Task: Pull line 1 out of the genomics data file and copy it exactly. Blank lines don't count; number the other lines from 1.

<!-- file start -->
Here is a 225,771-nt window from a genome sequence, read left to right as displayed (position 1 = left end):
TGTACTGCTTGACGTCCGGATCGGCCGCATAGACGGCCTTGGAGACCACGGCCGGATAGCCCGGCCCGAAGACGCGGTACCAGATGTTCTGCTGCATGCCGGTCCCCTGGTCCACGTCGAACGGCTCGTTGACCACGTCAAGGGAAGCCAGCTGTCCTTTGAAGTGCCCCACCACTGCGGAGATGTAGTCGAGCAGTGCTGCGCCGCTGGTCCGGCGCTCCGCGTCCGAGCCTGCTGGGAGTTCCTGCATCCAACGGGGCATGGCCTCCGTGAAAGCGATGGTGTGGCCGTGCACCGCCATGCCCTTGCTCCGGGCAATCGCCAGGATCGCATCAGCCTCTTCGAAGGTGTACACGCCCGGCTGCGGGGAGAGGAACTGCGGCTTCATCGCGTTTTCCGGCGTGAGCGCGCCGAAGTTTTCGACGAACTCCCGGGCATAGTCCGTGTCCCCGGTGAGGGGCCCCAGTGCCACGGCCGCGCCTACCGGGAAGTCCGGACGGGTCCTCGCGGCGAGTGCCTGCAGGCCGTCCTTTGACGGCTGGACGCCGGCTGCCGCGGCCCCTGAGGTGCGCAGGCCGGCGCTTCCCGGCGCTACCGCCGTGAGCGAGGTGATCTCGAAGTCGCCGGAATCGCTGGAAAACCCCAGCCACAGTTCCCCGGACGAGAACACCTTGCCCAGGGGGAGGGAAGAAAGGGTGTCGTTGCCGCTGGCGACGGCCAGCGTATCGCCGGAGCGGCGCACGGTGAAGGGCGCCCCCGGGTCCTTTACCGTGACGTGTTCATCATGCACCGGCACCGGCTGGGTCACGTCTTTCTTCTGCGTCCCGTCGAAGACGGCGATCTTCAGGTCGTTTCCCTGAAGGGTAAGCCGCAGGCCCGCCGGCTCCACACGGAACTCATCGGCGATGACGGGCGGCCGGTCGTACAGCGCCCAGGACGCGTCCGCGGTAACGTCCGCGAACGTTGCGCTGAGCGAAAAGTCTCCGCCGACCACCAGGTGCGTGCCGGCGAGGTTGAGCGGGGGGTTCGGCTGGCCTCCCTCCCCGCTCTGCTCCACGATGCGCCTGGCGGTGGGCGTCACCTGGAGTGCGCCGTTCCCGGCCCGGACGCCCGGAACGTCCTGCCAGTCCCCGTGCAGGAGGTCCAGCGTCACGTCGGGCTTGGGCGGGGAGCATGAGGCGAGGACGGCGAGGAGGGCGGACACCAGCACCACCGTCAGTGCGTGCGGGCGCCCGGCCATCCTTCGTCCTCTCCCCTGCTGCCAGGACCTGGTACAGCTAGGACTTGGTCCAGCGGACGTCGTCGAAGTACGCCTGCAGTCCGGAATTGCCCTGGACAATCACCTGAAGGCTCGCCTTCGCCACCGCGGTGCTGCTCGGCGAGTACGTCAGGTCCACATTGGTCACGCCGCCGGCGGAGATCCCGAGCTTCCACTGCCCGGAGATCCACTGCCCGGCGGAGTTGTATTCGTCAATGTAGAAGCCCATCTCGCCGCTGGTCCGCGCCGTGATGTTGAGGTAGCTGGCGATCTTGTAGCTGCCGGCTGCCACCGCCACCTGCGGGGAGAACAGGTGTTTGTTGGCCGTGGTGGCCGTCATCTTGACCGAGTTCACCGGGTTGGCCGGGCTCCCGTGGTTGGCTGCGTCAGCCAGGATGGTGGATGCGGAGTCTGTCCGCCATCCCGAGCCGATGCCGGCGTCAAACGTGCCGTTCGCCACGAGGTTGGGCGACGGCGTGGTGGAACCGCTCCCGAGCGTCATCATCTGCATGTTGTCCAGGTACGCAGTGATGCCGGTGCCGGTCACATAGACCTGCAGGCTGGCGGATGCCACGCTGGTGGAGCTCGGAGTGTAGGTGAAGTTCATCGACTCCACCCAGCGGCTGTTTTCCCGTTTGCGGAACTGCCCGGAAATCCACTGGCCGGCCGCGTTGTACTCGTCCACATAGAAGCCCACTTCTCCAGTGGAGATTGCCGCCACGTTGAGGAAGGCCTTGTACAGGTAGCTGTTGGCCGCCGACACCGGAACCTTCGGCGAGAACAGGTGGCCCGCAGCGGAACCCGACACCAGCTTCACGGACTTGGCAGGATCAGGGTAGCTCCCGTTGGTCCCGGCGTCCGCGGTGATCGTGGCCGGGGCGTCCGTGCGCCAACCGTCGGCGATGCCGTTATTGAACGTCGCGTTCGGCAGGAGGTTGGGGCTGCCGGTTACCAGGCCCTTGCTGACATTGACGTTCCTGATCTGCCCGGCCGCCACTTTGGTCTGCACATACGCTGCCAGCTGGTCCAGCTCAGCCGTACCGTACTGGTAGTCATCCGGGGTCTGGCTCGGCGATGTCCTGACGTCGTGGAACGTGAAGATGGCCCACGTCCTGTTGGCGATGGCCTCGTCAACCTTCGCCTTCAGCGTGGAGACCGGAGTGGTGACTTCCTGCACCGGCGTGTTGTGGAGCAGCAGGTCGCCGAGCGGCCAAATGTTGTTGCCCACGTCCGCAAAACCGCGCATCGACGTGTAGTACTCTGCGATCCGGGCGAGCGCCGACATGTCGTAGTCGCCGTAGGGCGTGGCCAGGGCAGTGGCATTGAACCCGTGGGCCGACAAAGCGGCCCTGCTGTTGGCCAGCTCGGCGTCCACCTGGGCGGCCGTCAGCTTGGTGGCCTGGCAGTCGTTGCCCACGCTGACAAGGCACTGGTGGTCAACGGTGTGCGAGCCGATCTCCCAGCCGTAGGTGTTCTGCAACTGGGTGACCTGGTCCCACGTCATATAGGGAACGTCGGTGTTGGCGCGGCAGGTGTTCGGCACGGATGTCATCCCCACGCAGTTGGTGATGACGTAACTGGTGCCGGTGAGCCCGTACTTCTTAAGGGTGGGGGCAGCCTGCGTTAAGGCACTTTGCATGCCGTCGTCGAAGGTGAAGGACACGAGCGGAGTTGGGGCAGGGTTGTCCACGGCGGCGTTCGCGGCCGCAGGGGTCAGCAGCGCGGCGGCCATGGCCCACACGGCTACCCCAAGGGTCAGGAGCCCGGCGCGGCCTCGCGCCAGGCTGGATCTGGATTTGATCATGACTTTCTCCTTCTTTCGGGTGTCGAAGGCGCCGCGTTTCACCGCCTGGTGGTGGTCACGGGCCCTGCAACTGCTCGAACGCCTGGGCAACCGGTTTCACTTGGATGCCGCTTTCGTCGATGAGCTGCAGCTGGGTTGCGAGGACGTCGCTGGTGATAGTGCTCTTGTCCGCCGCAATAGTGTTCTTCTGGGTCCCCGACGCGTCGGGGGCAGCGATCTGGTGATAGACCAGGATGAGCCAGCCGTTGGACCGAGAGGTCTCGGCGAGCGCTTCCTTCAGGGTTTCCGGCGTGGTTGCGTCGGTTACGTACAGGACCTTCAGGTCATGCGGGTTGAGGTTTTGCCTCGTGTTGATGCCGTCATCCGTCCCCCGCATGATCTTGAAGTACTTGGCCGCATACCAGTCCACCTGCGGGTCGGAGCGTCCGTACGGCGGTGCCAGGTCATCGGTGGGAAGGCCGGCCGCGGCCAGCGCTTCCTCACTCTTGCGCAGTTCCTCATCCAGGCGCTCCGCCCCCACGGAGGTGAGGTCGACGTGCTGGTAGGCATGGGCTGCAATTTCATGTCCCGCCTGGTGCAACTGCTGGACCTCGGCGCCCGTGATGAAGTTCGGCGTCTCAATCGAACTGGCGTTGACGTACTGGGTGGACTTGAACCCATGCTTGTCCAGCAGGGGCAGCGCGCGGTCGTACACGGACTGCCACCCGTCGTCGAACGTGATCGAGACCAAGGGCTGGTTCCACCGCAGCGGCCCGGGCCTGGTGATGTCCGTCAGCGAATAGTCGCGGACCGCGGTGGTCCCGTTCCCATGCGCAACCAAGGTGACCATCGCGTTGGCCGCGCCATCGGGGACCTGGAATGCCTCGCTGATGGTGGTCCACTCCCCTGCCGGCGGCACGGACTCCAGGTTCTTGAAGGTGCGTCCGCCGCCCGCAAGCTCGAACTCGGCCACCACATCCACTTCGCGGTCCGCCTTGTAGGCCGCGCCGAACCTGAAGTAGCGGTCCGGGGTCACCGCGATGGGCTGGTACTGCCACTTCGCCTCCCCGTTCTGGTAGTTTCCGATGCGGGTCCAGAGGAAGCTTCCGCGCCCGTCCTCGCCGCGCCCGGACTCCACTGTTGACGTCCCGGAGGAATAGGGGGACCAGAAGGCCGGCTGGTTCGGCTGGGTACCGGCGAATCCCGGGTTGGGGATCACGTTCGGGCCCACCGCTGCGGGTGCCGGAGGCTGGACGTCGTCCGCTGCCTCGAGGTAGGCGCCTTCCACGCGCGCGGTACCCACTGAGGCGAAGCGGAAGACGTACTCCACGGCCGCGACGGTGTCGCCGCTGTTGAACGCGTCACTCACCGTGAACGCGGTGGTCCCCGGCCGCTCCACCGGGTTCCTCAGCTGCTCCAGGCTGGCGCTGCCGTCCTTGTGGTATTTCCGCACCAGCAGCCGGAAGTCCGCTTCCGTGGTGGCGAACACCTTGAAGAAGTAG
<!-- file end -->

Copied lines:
Here is a 225,771-nt window from a genome sequence, read left to right as displayed (position 1 = left end):